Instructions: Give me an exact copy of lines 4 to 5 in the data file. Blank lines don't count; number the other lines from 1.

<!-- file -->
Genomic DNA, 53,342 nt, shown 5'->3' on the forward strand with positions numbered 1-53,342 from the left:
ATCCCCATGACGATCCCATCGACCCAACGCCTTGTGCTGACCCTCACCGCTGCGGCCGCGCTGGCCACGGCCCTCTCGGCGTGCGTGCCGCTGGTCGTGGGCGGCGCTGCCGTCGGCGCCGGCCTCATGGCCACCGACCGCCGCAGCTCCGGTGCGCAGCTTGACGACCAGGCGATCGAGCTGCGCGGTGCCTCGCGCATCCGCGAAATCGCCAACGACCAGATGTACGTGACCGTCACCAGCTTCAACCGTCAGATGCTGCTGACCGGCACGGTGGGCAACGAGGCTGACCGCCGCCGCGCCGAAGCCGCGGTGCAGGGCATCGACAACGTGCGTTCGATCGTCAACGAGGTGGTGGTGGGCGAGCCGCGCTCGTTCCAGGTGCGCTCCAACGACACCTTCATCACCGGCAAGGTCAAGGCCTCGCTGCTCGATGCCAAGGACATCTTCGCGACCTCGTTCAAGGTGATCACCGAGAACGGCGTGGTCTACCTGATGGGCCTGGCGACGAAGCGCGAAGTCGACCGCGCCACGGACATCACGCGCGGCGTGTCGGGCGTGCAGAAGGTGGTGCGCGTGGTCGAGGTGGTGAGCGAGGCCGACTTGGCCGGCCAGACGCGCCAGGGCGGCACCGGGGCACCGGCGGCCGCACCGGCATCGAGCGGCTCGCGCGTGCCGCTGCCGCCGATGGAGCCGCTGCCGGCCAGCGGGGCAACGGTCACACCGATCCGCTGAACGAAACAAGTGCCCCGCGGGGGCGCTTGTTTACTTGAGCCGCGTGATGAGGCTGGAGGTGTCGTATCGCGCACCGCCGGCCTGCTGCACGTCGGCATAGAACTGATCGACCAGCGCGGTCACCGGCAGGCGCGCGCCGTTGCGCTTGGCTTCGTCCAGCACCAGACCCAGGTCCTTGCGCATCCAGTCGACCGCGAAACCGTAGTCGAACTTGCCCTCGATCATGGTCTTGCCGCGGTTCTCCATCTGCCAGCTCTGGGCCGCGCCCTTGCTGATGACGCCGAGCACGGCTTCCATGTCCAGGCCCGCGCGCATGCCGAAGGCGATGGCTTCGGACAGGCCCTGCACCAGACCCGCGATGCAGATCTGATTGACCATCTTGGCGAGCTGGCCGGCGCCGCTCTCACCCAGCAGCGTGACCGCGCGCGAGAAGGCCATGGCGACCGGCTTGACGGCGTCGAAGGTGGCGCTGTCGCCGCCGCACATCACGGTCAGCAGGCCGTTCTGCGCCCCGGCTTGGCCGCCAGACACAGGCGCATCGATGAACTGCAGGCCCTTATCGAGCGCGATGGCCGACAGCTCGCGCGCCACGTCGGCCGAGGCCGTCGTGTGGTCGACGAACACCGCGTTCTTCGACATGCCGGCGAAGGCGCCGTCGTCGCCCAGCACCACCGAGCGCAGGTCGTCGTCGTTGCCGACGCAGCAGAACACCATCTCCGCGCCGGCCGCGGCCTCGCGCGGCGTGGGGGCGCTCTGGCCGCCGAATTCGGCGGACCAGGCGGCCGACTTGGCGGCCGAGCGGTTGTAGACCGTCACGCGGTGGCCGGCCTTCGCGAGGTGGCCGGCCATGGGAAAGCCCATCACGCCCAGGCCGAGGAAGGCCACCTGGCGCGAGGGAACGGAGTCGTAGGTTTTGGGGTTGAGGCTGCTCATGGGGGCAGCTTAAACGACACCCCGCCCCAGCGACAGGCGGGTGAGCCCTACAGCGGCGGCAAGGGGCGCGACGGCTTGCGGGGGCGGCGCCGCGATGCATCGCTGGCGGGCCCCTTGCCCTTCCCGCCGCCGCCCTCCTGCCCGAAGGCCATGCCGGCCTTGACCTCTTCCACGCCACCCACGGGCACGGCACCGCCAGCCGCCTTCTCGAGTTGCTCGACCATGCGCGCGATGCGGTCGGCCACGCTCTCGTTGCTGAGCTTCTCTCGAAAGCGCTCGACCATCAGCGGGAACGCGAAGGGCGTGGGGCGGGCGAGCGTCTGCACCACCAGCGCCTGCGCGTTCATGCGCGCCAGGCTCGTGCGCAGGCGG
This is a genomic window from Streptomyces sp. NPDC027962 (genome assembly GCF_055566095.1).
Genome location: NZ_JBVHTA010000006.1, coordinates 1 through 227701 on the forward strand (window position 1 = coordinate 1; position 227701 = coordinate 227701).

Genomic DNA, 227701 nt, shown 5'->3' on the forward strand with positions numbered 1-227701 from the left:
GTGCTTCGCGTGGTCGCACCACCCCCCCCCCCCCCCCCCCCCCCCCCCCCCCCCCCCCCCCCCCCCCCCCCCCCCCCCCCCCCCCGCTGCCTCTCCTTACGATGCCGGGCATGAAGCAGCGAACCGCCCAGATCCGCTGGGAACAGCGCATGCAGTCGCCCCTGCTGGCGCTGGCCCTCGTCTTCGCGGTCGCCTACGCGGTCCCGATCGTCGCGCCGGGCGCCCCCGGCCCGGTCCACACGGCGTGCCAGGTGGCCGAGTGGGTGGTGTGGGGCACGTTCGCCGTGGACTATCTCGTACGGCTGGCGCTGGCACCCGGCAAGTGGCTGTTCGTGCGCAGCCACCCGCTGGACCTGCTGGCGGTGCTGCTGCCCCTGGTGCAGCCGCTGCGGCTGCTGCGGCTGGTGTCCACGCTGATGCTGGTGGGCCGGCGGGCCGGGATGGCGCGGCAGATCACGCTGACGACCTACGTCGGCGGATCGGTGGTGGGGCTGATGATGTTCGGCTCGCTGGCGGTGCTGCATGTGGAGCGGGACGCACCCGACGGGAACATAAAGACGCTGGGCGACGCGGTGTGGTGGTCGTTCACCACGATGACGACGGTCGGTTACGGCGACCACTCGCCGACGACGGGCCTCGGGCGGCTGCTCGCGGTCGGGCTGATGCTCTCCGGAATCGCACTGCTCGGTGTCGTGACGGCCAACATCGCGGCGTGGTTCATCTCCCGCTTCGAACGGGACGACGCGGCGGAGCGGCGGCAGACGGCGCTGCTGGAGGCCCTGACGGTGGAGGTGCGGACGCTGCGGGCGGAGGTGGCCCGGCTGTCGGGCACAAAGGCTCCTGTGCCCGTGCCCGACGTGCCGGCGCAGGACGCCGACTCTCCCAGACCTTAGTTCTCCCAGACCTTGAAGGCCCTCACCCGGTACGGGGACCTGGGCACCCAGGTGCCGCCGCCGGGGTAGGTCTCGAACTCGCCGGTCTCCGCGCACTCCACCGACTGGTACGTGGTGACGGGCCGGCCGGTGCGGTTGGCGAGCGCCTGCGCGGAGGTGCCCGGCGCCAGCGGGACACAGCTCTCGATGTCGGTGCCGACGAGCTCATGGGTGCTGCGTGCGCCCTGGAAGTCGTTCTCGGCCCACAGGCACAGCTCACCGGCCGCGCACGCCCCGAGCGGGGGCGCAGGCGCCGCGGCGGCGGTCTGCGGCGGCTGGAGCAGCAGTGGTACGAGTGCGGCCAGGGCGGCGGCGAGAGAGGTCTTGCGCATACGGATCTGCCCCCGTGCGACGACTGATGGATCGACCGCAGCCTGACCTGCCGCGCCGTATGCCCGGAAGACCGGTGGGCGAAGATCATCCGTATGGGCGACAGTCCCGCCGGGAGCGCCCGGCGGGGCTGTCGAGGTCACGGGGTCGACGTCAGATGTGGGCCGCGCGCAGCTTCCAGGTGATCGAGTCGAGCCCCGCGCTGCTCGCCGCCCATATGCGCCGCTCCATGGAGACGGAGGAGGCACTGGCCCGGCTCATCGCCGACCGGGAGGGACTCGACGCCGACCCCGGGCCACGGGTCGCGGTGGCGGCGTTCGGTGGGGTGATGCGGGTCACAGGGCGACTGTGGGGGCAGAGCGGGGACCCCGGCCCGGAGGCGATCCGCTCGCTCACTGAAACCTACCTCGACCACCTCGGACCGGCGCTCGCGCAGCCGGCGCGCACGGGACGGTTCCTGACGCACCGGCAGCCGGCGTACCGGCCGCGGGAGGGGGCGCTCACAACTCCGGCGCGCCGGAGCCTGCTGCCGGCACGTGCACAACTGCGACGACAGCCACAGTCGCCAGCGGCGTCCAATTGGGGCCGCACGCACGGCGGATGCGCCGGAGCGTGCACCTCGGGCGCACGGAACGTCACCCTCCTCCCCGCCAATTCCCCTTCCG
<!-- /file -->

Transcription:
Genome location: NZ_JBVHTA010000006.1, coordinates 1 through 227701 on the forward strand (window position 1 = coordinate 1; position 227701 = coordinate 227701).

Genomic DNA, 227701 nt, shown 5'->3' on the forward strand with positions numbered 1-227701 from the left: